In 1920, Huddleston supported repealing the 1918 Sedition Bill for its restrictions on free speech. Two years later, he voted against the Dyer Anti-Lynching Bill, despite his vehement opposition to the Ku Klux Klan and racial violence, because he worried it would threaten his reputation among his white constituents in Alabama. Huddleston ran unopposed in the 1926 and 1928 elections. In 1928, he denounced Pres. Calvin Coolidge's decision to send a military expedition to suppress the Sandino movement in Nicaragua. During his tenure, he sponsored bills that required the labeling of goods produced by child or prison labor and that created an employment program for veterans and was involved in passing the Securities Act of 1933 to regulate the financial industry in the wake of the Great Depression.
In 1931, Huddleston delivered the Democratic response to Pres. Herbert Hoover's State of the Union message, in which he addressed Hoover's failure to provide aid to Americans suffering from the Depression. He also introduced a bill authorizing the administration to spend $100 million in direct relief to individuals. It was the first such bill in American history, and President Hoover rejected it. Additional legislation sponsored by Huddleston focused on home building, public works, and for the development of electrical power at Niagara Falls, which inspired the Tennessee Valley Authority program. As a senior member of the Interstate and Foreign Commerce Committee, Huddleston helped facilitate President Roosevelt's "Hundred Days," in which he maneuvered 15 major bills through Congress and set the standard for subsequent administrations. In 1934, he won reelection with nearly 61 percent of the vote, but after withdrawing his support for Roosevelt's New Deal programs over legislation relating to public utilities and opposing an energy bill, he lost support. After serving ten terms in Congress, he lost his seat to conservative-backed Luther Patrick in 1936.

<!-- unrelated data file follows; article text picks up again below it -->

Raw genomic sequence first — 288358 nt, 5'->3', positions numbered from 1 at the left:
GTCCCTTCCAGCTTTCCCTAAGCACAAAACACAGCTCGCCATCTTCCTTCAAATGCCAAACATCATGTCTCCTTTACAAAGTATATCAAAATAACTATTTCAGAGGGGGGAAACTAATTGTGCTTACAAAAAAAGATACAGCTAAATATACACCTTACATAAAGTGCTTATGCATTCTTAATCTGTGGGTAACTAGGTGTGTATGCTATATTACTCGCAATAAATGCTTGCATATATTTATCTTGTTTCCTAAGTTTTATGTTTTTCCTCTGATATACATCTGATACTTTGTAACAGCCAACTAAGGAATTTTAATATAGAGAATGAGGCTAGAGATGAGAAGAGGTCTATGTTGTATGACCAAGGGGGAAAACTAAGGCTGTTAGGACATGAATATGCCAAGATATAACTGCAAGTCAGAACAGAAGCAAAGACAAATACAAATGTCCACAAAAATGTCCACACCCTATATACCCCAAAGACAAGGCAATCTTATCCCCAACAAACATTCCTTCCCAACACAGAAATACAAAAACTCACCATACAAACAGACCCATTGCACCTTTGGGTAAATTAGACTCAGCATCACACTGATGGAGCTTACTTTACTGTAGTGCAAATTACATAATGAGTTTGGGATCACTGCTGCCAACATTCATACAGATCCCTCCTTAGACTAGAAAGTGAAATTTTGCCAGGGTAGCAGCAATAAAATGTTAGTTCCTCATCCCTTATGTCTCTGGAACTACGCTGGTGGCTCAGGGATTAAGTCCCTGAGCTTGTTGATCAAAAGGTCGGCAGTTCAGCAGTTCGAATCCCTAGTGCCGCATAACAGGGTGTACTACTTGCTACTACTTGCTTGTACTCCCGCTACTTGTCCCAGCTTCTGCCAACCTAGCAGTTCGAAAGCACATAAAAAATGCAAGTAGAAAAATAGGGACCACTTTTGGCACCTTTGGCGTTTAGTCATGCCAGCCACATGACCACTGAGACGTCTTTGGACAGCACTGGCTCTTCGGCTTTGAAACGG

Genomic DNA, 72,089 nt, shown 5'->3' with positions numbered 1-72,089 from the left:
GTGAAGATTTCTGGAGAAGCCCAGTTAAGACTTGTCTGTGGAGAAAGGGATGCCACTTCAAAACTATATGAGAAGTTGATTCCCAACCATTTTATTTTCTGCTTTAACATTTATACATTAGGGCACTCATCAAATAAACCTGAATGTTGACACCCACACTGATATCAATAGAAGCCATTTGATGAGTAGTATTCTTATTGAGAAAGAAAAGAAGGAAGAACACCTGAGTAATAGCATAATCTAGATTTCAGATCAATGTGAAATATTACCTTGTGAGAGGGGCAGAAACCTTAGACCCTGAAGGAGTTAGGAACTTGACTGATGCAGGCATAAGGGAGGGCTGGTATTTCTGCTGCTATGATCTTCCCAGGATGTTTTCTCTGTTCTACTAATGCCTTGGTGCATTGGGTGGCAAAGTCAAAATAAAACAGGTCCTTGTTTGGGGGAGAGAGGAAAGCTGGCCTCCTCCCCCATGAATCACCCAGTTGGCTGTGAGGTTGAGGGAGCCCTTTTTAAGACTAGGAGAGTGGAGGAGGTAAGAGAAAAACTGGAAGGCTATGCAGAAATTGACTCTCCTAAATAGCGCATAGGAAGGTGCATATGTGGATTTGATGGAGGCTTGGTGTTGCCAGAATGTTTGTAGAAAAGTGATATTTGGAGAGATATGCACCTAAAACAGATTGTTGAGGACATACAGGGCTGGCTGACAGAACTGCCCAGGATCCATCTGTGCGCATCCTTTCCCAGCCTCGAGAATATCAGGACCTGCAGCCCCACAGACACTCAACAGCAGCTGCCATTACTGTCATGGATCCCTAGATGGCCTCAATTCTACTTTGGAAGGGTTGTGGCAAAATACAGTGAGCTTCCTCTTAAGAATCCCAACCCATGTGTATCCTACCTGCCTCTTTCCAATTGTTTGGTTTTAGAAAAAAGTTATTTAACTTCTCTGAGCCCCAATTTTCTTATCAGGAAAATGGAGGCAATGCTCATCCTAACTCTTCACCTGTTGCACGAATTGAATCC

Returning to Birmingham, Huddleston sold 46,000 acres of his land in Shelby County and used the profits to purchase several
downtown Birmingham buildings, which provided a modest rental income during his retirement. He was active in civic and political
affairs in Birmingham and Alabama, becoming a Freemason, Grand Master of the Odd Fellows, Commander of the United Spanish
War Veterans, and a member of the Knights of Pythias and the Improved Order of the Red Men. He generally avoided national
politics and refrained from newspaper interviews for ten years after his retirement from Congress. He died on February 29,
1960, in Birmingham after a long illness and was buried in Elmwood Cemetery. Birmingham-Southern College established the Bertha and George Huddleston Sr. Scholarship in his honor.
Barnard, William D. "George Huddleston, Sr., and the Political Tradition of Birmingham." Alabama Review 36 (October 1983): 243-258.
Packer, George. Blood of the Liberals. New York: Farrar, Straus and Giroux, 2000.
Brett J. Derbes
Published August 10, 2012
Last updated September 27, 2012